Ensure your process valves are IIoT-ready

The industrial internet of things (IIoT) includes the interconnecting of devices such as instruments, sensors, valves, and other components which are networked together via intelligent software in industrial applications. The connectivity of components provides a higher degree of automation which allows for the collection, exchange, and analysis of data improving productivity and efficiency while increasing system control and reducing costs. IIoT-enabled valves can identify and communicate data about the liquids or gasses that pass through them and the environmental conditions, such as temperature, humidity, and airflow.

There are billions of devices interconnected from what is essentially the IoT (Internet of Things) from high end industrial applications that can be controlled from one central system to common consumer products such as household appliances that can be controlled from your phone. However, on the industrial side, IIoT is a significant part of conductivity in production operations. It is fundamental to acquiring data from hundreds to thousands of process and equipment sensors which then transmits the data to central computerised controls via wireless or hardwired networks in order to cost effectively monitor every aspect of a system. Ultimately, enormous amounts of data are gathered and analysted to locate and solve problems and maintain system control which reduces costs of maintenance and increases service life of components via a distributed control system (DCS).

Industrial Flow Systems
Industrial flow systems which include valves, fittings, and other components for control and transmission of gases and liquids in high-pressure and high-temperature pipelines, use cloud-based, open IIoT operating systems.

Some of the more advanced process instrumentation valve and fitting manufactures incorporate cloud-based technology into their products to increase reliability, reduce costs and minimise the physical space required for valve rigs. All of this opens new possibilities that were too expensive or too complex to implement in the past. The Industry 4.0 revolution which has provided IIoT gives the tools to move to digital systems and connect valves and other components to the cloud. Previously, valves were only able to open and close manually. Today, IIoT valves can remotely sense the matter that passes through them, as well as various environmental conditions such a temperature, pressure, vibration, humidity, acoustics and more. Using a combination of machine learning, edge computing and the cloud, connected IoT process instrumentation valves provide customers with accurate and cost effective measurement and monitoring capabilities. Connecting valves to intelligent software controls allows device management, analytics and visualisation never seen before, providing the display of parameters and historical data for each valve.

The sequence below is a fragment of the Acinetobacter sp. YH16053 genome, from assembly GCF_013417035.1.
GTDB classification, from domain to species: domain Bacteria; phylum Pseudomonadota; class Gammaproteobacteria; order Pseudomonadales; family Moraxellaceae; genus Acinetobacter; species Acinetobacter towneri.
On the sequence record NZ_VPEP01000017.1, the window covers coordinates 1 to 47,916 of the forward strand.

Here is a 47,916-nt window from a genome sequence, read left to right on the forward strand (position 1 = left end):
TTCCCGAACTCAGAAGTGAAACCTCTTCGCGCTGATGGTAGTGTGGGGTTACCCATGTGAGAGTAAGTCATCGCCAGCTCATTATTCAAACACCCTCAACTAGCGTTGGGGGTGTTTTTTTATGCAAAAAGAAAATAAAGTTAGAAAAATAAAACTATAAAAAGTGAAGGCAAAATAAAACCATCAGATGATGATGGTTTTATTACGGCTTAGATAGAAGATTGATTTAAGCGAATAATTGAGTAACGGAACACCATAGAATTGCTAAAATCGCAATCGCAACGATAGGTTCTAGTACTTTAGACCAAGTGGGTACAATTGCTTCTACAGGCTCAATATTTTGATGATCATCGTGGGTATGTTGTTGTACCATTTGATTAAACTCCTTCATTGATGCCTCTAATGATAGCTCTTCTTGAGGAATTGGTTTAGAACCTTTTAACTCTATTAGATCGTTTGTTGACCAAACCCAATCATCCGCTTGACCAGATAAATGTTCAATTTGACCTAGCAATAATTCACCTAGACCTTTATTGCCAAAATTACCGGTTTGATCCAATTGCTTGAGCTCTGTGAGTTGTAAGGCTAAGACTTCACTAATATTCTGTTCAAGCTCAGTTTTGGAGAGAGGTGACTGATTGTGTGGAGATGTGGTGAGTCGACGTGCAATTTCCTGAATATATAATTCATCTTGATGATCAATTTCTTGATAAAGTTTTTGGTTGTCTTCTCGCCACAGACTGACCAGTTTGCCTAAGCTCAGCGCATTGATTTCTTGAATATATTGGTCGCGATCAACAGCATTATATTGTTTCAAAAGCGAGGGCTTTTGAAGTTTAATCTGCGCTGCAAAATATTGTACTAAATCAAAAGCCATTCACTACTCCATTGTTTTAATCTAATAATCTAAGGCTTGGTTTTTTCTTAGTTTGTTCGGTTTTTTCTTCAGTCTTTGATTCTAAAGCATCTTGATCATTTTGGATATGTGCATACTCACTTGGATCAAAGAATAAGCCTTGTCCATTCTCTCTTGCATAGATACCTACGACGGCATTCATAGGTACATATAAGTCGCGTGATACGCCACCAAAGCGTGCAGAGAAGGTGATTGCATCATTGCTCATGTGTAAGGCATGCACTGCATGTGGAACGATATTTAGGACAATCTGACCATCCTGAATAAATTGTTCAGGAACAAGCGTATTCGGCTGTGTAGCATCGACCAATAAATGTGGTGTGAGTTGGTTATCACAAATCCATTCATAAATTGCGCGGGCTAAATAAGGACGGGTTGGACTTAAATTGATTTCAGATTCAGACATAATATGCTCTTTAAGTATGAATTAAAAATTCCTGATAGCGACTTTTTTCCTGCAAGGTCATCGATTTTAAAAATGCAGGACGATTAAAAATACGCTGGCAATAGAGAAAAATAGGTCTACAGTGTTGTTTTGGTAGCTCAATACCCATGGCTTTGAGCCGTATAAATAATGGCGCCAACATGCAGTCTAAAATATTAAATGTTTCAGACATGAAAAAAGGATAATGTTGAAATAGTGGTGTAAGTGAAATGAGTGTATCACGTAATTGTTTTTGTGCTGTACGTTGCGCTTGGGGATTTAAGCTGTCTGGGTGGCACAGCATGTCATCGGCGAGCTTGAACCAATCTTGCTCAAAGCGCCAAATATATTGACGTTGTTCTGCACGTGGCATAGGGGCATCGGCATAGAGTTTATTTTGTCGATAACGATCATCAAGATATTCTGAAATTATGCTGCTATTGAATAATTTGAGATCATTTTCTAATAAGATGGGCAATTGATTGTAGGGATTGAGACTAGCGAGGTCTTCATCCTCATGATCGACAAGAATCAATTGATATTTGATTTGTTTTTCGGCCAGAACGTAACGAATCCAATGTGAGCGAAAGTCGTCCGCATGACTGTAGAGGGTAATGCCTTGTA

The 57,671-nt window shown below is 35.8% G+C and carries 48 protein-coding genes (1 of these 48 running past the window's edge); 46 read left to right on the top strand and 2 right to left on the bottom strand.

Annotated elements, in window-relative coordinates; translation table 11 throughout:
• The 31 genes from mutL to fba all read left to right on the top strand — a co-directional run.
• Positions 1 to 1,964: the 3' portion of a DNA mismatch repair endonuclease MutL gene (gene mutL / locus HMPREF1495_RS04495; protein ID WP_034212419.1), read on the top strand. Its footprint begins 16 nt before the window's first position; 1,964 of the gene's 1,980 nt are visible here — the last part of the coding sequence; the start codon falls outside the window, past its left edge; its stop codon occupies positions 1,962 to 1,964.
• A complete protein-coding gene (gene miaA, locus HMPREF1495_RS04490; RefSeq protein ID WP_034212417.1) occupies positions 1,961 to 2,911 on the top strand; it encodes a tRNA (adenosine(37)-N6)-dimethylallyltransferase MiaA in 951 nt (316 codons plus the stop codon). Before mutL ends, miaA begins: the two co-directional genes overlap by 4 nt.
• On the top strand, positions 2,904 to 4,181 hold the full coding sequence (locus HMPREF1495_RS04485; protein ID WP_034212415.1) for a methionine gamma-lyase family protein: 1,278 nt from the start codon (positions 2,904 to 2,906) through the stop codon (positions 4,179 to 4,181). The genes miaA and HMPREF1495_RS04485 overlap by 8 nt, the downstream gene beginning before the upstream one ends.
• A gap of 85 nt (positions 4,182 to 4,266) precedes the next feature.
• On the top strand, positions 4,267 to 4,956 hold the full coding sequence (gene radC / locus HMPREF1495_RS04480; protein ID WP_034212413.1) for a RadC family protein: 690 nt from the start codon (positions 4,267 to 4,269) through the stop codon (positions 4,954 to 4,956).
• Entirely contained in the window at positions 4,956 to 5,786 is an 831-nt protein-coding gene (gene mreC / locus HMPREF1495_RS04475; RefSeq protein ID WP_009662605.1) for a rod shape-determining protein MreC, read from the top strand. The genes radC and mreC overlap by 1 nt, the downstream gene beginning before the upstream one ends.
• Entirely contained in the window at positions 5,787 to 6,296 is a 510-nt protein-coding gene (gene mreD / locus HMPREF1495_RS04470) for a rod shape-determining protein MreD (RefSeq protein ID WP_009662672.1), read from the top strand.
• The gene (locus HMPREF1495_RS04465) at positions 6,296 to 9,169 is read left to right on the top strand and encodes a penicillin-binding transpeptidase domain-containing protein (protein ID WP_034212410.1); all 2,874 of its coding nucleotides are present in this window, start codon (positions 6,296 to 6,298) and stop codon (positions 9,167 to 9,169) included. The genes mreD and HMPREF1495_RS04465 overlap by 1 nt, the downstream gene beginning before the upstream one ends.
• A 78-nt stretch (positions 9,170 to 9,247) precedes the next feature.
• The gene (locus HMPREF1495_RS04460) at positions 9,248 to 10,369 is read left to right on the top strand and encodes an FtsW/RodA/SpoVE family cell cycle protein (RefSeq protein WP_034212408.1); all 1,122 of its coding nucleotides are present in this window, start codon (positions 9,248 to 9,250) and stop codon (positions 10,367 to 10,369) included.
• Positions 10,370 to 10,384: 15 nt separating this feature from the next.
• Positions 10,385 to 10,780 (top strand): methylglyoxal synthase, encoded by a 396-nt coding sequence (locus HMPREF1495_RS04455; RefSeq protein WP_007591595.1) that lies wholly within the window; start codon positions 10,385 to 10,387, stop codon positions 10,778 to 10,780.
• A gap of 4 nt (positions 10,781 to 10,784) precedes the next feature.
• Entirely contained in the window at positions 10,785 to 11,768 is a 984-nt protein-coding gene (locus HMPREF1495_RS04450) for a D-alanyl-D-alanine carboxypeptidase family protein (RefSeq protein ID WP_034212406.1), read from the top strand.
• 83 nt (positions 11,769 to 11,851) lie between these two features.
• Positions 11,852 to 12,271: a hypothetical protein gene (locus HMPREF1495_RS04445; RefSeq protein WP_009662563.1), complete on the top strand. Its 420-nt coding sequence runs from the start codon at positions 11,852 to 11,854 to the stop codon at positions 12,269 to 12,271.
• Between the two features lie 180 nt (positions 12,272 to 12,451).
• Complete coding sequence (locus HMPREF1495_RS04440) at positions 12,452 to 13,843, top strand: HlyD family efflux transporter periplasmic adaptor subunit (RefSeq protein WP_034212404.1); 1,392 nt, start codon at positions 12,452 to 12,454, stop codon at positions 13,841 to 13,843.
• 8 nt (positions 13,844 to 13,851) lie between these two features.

These IoT gateways can also be used to detect leaks, bursts, or deviations from normal operations in real-time through analytics. These technologies analyse data streams from the valves using machine learning models that run within a computer software execution environment through an open platform-as-a-service (PaaS) to create increasingly valuable solutions.

Safety and accuracy are top priorities when measuring and controlling temperature, pressure, level, and flow in a process system. The efficient measurement of these characteristics depends on functionality of components in the process instrumentation loop, from tap to transmitter. Transmitters are an important component in the system. They convert the digital signal produced by a sensor into a standardised instrumentation signal which is conveyed to a controlling or indicating device. The accurate readings of the transmitters depend on receiving accurate inputs of the vital components that feed results to the transmitter. Regardless of the efficiency provided by IIoT, the initial design and layout of a system is critical to the performance and accuracy of resultant measurements.

In addition, with the ongoing skilled labor shortage in oil and gas operations, chemical plants, the pharmaceutical and food industries, and many others, leveraging this automation using sensors that are driven by industrial IoT predictive and self-learning systems has significantly increased productivity.

Learn more about process valves, along with Ham-Let’s process and instrumentation solutions IoT smart valves, in this BluPrint called, “Evaluation of Process Instrumentation Valves into the IoT Era.”

Source: Brennan Inc. 

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